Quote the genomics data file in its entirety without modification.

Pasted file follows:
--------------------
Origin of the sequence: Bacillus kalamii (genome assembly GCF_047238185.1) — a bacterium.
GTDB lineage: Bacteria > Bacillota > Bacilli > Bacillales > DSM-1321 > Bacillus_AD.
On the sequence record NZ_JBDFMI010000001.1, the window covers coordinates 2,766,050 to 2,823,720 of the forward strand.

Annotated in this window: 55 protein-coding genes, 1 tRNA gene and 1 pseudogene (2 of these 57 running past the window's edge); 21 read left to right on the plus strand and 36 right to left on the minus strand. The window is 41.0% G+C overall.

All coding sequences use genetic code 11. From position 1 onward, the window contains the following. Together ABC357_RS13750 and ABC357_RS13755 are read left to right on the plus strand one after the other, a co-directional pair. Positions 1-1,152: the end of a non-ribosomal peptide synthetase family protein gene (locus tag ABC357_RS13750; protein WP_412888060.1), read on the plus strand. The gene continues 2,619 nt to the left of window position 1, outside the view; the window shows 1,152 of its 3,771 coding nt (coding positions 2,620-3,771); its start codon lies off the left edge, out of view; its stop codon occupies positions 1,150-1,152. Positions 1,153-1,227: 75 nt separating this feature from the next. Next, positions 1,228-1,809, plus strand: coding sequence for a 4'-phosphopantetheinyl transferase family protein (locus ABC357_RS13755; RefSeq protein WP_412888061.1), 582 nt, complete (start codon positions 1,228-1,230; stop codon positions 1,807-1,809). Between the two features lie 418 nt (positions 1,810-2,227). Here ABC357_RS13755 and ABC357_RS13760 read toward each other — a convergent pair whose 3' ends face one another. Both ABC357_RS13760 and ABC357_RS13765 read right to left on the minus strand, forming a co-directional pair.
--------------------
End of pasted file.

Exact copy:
Origin of the sequence: Bacillus kalamii (genome assembly GCF_047238185.1) — a bacterium.
GTDB lineage: Bacteria > Bacillota > Bacilli > Bacillales > DSM-1321 > Bacillus_AD.
On the sequence record NZ_JBDFMI010000001.1, the window covers coordinates 2,766,050 to 2,823,720 of the forward strand.

Annotated in this window: 55 protein-coding genes, 1 tRNA gene and 1 pseudogene (2 of these 57 running past the window's edge); 21 read left to right on the plus strand and 36 right to left on the minus strand. The window is 41.0% G+C overall.

All coding sequences use genetic code 11. From position 1 onward, the window contains the following. Together ABC357_RS13750 and ABC357_RS13755 are read left to right on the plus strand one after the other, a co-directional pair. Positions 1-1,152: the end of a non-ribosomal peptide synthetase family protein gene (locus tag ABC357_RS13750; protein WP_412888060.1), read on the plus strand. The gene continues 2,619 nt to the left of window position 1, outside the view; the window shows 1,152 of its 3,771 coding nt (coding positions 2,620-3,771); its start codon lies off the left edge, out of view; its stop codon occupies positions 1,150-1,152. Positions 1,153-1,227: 75 nt separating this feature from the next. Next, positions 1,228-1,809, plus strand: coding sequence for a 4'-phosphopantetheinyl transferase family protein (locus ABC357_RS13755; RefSeq protein WP_412888061.1), 582 nt, complete (start codon positions 1,228-1,230; stop codon positions 1,807-1,809). Between the two features lie 418 nt (positions 1,810-2,227). Here ABC357_RS13755 and ABC357_RS13760 read toward each other — a convergent pair whose 3' ends face one another. Both ABC357_RS13760 and ABC357_RS13765 read right to left on the minus strand, forming a co-directional pair.